Recognizing Harassment

Discrimination may occur by:

  1. Treating individuals less favorably because of their race, color, religion, creed, ethnic or national origin, sex, sexual orientation/gender identity/expression, disability, age as applicable, status as a covered veteran, genetic information, or any other category protected by federal or state civil rights law; or,
  1. Having a policy or practice that has a disproportionately adverse impact on protected class members.

B. Harassment

  1. Harassment Based on a Protected Class

Harassment is conduct that is based on a person’s race, color, religion, creed, ethic or national origin, sex, sexual orientation and/or gender identity/expression, disability, age, as applicable, status as a covered veteran, genetic information, or any other category protected by federal or state civil rights law, that:

  • Adversely affects a term or condition of an individual’s employment, education, participation in an institution’s activities or living environment;
  • Has the purpose or effect of unreasonably interfering with an individual’s employment or academic performance or creating an intimidating, hostile, offensive or abusive environment of the individual; or
  • Is used as a basis for or a factor in decisions that tangibly affect that individual’s employment, education, participation in an institution’s activities or living environment.

Examples of such conduct include, but are not limited to, verbal or physical conduct relating to an employee’s national origin, race, surname, skin color or accent, offensive or derogatory jokes based on a protected category, racial or ethnic slurs, pressure for dates or sexual favors, unwelcome comments about a person’s religion or religious garments, offensive graffiti, cartoons or pictures, or offensive remarks about a person’s age.

Not every act that might be offensive to an individual or a group will be considered harassment. Whether the alleged conduct constitutes harassment depends upon the record as a whole and the totality of the circumstances, such as the nature of the conduct in the context within which the alleged incident occurs. Harassment does not include verbal expressions or written material that is relevant and appropriately related to course subject matter or curriculum.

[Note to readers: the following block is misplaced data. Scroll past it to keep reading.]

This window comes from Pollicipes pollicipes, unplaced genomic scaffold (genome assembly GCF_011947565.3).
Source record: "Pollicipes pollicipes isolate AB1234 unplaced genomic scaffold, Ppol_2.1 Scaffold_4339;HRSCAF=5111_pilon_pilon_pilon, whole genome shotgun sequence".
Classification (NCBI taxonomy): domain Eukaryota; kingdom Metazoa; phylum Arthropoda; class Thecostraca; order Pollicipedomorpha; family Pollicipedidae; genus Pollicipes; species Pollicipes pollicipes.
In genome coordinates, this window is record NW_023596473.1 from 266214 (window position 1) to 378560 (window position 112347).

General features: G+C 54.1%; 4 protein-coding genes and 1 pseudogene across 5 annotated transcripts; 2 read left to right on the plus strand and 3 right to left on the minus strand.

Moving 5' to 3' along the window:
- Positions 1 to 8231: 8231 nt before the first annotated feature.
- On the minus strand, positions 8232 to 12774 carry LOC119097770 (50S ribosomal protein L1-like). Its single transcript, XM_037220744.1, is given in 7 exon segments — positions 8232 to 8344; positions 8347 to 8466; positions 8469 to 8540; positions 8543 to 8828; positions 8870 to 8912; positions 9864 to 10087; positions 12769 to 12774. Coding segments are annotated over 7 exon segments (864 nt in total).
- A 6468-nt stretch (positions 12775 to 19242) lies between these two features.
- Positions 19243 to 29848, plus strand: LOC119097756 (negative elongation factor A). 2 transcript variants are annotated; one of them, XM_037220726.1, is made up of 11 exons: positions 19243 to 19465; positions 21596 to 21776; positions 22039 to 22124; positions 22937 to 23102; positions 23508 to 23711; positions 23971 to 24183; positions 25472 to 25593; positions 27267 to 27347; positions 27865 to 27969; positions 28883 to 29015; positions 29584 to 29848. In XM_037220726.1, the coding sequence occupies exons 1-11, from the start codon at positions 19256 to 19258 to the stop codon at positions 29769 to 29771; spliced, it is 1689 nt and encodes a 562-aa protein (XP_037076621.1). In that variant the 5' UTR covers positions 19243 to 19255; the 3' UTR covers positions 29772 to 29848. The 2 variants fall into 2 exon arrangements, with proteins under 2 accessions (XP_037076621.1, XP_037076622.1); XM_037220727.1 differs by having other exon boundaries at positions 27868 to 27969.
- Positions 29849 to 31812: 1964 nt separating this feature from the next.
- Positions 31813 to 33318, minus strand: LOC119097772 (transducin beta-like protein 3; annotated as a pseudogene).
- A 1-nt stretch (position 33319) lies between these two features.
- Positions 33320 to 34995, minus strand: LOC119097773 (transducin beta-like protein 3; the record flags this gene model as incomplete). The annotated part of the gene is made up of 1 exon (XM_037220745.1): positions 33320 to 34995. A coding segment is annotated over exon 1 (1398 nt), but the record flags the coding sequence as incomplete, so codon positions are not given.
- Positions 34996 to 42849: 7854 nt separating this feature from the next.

1. Examples of Sexual Harassment

Examples of sexual harassment include, but are not limited to, the following:

  • Refusing to hire, promote, grant or deny certain privileges because of acceptance or rejection of sexual advances;
  • Promising a work-related benefit or a grade in return for sexual favors;
  • Suggestive or inappropriate communications, email, notes, letters, or other written materials displaying objects or pictures which are sexual in nature that would create hostile or offensive work or living environments;
  • Sexual innuendoes, comments, or remarks about a person’s clothing, body or activities;
  • Suggestive or insulting sounds;
  • Whistling in a suggestive manner;
  • Humor and jokes about sex that denigrate men or women;
  • Sexual propositions, invitations, or pressure for sexual activity;
  • Use in the classroom of sexual jokes, stories, remarks or images in no way or only marginally relevant to the subject matter of the class;
  • Implied or overt sexual threats;
  • Suggestive or obscene gestures;
  • Patting, pinching, and other inappropriate touching;
  • Unnecessary touching or brushing against the body;
  • Attempted or actual kissing or fondling;
  • Suggestive or inappropriate acts, such as comments, innuendoes, or physical contact based on one’s actual or perceived sexual orientation and/or gender identity/expression;
  • Sexual violence; including rape, sexual assault, sexual battery, and sexual coercion.

The examples listed above are not exclusive, but simply represent types of conduct that may constitute sexual harassment.